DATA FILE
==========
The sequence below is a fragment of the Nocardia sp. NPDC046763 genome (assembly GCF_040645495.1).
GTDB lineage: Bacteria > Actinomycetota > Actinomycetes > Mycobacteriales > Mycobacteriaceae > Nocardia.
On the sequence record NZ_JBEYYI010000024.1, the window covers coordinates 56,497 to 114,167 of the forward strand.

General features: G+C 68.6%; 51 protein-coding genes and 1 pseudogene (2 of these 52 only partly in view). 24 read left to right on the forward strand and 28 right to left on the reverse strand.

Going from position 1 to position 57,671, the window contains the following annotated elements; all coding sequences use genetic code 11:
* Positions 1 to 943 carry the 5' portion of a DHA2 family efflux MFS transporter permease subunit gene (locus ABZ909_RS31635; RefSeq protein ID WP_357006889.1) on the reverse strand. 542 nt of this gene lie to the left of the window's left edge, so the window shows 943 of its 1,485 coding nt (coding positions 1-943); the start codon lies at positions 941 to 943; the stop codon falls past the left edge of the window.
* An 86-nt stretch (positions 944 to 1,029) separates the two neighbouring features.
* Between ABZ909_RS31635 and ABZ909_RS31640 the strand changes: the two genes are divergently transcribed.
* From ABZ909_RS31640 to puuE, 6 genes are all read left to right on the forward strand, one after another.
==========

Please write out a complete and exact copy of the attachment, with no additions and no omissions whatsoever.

The sequence below is a fragment of the Nocardia sp. NPDC046763 genome (assembly GCF_040645495.1).
GTDB lineage: Bacteria > Actinomycetota > Actinomycetes > Mycobacteriales > Mycobacteriaceae > Nocardia.
On the sequence record NZ_JBEYYI010000024.1, the window covers coordinates 56,497 to 114,167 of the forward strand.

General features: G+C 68.6%; 51 protein-coding genes and 1 pseudogene (2 of these 52 only partly in view). 24 read left to right on the forward strand and 28 right to left on the reverse strand.

Going from position 1 to position 57,671, the window contains the following annotated elements; all coding sequences use genetic code 11:
* Positions 1 to 943 carry the 5' portion of a DHA2 family efflux MFS transporter permease subunit gene (locus ABZ909_RS31635; RefSeq protein ID WP_357006889.1) on the reverse strand. 542 nt of this gene lie to the left of the window's left edge, so the window shows 943 of its 1,485 coding nt (coding positions 1-943); the start codon lies at positions 941 to 943; the stop codon falls past the left edge of the window.
* An 86-nt stretch (positions 944 to 1,029) separates the two neighbouring features.
* Between ABZ909_RS31635 and ABZ909_RS31640 the strand changes: the two genes are divergently transcribed.
* From ABZ909_RS31640 to puuE, 6 genes are all read left to right on the forward strand, one after another.